I keep putting off writing this post. In fact, it's been so long that the issue came up again and reminded me that I am just not getting around to things.
It started like this [ok, male audience, if you exist, you can stop reading]
[really, I mean it, close this window & come back again next time.]
I go to what we call the mikva - a ritual bath and every time I go, I remember going with my mom when I was younger. She often had to drive a very long way (try Lawton, Oklahoma to Dallas, for example) just to take a 2 minute dip. But her taking the time to go there and taking me along, sometimes as "the mikva lady" (the one who makes sure every last hair goes under the water) taught me something. It taught me that this meant something to my parents, enough for them to make the effort to continue even when it was really difficult. It was enough that I remember these trips every time I go. It makes me feel like I'm part of a chain that I don't want to break...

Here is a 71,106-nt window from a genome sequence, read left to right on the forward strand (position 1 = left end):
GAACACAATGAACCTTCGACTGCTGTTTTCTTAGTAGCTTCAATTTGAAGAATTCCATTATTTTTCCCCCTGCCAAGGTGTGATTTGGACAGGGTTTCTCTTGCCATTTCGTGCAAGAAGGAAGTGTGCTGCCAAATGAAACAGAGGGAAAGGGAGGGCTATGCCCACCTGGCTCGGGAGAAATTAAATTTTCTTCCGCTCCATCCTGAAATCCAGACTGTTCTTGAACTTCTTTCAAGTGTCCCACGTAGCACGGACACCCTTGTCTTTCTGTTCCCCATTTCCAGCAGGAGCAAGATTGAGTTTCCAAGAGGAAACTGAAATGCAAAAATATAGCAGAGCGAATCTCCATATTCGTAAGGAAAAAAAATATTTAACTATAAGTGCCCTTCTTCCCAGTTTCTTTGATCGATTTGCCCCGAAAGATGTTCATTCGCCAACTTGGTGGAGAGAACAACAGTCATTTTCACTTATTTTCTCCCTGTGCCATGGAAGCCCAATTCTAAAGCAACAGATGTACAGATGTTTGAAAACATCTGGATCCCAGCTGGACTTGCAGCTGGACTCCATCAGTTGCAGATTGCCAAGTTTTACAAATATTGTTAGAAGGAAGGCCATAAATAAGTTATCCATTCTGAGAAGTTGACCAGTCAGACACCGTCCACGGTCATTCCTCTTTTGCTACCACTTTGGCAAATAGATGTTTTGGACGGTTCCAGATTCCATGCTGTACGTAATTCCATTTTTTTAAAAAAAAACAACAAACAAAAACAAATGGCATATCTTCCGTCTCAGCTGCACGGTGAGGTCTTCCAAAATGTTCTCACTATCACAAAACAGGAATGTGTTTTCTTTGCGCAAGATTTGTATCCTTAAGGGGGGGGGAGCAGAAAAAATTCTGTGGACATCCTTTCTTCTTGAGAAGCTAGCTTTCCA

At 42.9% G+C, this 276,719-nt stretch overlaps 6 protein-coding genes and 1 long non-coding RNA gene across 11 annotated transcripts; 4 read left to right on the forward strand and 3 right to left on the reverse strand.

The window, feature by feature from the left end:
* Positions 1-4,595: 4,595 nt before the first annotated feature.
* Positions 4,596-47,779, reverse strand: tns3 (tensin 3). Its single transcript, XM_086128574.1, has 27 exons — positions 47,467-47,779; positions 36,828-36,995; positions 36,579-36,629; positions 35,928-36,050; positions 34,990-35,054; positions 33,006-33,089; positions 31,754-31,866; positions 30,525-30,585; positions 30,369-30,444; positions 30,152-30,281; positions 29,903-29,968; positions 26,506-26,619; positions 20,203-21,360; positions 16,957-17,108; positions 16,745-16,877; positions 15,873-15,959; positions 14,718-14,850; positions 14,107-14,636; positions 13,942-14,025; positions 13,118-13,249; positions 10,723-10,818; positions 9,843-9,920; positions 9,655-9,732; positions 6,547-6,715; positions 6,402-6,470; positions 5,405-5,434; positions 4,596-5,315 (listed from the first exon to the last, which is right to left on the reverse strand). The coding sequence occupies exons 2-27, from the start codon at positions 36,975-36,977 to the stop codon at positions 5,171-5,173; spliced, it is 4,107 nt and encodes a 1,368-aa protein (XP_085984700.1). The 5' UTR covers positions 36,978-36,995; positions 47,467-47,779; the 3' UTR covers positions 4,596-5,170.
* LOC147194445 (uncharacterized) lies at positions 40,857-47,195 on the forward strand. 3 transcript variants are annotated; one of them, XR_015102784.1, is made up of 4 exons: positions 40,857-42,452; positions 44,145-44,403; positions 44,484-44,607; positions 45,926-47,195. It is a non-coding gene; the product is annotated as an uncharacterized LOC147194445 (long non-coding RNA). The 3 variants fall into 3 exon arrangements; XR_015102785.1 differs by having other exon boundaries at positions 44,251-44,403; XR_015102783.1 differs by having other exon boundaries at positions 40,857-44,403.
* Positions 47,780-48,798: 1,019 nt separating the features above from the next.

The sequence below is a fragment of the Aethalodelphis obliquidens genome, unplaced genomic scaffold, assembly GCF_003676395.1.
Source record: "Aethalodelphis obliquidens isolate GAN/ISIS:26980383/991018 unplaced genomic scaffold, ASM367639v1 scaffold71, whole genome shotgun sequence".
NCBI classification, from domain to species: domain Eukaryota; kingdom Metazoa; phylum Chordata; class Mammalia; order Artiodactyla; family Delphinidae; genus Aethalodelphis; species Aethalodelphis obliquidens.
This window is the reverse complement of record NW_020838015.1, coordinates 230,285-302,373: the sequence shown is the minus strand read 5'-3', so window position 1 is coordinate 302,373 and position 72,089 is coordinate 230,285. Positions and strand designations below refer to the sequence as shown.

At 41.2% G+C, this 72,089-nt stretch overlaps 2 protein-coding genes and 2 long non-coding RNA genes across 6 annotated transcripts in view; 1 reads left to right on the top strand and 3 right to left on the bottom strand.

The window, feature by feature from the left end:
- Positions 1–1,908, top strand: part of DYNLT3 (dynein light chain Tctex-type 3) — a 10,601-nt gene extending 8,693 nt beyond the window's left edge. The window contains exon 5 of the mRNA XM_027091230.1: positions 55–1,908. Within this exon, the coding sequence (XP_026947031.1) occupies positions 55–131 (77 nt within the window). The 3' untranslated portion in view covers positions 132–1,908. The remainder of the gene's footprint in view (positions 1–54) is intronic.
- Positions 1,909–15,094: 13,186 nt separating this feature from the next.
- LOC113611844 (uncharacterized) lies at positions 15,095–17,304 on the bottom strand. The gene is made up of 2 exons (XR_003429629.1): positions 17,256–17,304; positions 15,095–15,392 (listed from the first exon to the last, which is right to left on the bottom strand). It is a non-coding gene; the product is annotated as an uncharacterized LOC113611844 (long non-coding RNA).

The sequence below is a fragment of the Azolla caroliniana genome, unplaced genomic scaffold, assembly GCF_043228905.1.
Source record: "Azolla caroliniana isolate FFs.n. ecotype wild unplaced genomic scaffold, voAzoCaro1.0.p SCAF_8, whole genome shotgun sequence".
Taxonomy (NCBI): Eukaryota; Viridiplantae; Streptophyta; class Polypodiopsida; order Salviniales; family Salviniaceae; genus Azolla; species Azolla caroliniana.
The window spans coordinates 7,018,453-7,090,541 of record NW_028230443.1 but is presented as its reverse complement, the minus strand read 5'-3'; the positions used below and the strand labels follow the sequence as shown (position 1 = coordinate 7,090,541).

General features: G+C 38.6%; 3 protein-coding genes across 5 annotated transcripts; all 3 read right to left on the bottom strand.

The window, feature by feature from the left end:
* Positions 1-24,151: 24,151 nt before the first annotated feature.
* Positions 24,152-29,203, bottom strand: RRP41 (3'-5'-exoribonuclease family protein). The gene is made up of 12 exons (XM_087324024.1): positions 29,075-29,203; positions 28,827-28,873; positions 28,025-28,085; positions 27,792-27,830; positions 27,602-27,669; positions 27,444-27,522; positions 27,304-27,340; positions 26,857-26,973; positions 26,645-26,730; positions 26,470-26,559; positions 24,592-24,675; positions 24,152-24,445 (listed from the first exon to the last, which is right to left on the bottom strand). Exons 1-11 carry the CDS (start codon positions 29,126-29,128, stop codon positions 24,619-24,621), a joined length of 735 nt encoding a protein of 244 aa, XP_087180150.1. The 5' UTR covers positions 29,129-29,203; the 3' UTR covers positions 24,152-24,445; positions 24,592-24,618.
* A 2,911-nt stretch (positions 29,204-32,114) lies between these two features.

In Israel, the mikva is maybe a 5-minute-drive from my house. Kids aren't really supposed to know you're going there (though I'm sure it looks suspicious for me to leave the house with a towel and a hairbrush, in the evening, alone) and you certainly can't take your daughter along. So how do they learn about it? How do you get them to understand that it's meaningful? What memories will my daughters have that will make them keep going?
And when I thought about that, I thought about how we make other things meaningful. I guess it's repetition, involving the kids, explaining things to them, letting them ask questions... Probably many other things that I've missed.
What makes something meaningful to you? What things would you want your children to feel are meaningful to you when they grow up? What do you think we, as parents, can do to make things meaningful to our children?
And I have to leave you with a few pictures from this afternoon, since I got all the kids together :-)
4 years ago